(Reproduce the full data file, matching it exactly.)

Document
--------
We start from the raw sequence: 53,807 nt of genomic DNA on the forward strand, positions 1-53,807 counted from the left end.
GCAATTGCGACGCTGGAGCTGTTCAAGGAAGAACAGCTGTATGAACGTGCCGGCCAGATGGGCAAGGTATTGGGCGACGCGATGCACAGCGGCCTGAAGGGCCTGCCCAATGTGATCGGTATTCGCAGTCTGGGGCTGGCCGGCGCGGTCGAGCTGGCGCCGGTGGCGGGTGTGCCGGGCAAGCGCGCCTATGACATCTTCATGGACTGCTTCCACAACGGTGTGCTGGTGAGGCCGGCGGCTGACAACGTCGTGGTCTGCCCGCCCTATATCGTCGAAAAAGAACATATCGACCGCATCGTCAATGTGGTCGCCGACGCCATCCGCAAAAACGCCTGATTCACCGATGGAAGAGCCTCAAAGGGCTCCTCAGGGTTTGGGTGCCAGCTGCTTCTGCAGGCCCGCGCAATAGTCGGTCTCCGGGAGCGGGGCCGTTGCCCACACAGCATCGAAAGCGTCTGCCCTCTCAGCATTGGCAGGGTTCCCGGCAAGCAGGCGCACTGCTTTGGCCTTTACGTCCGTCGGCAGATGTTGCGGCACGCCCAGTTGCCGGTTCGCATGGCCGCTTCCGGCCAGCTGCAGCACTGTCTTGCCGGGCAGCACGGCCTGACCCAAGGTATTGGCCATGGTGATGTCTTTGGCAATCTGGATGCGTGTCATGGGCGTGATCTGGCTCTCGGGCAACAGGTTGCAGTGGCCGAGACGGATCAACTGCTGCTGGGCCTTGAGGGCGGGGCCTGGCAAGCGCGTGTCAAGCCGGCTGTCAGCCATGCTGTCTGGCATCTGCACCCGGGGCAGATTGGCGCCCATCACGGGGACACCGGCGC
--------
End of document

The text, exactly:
We start from the raw sequence: 53,807 nt of genomic DNA on the forward strand, positions 1-53,807 counted from the left end.
GCAATTGCGACGCTGGAGCTGTTCAAGGAAGAACAGCTGTATGAACGTGCCGGCCAGATGGGCAAGGTATTGGGCGACGCGATGCACAGCGGCCTGAAGGGCCTGCCCAATGTGATCGGTATTCGCAGTCTGGGGCTGGCCGGCGCGGTCGAGCTGGCGCCGGTGGCGGGTGTGCCGGGCAAGCGCGCCTATGACATCTTCATGGACTGCTTCCACAACGGTGTGCTGGTGAGGCCGGCGGCTGACAACGTCGTGGTCTGCCCGCCCTATATCGTCGAAAAAGAACATATCGACCGCATCGTCAATGTGGTCGCCGACGCCATCCGCAAAAACGCCTGATTCACCGATGGAAGAGCCTCAAAGGGCTCCTCAGGGTTTGGGTGCCAGCTGCTTCTGCAGGCCCGCGCAATAGTCGGTCTCCGGGAGCGGGGCCGTTGCCCACACAGCATCGAAAGCGTCTGCCCTCTCAGCATTGGCAGGGTTCCCGGCAAGCAGGCGCACTGCTTTGGCCTTTACGTCCGTCGGCAGATGTTGCGGCACGCCCAGTTGCCGGTTCGCATGGCCGCTTCCGGCCAGCTGCAGCACTGTCTTGCCGGGCAGCACGGCCTGACCCAAGGTATTGGCCATGGTGATGTCTTTGGCAATCTGGATGCGTGTCATGGGCGTGATCTGGCTCTCGGGCAACAGGTTGCAGTGGCCGAGACGGATCAACTGCTGCTGGGCCTTGAGGGCGGGGCCTGGCAAGCGCGTGTCAAGCCGGCTGTCAGCCATGCTGTCTGGCATCTGCACCCGGGGCAGATTGGCGCCCATCACGGGGACACCGGCGC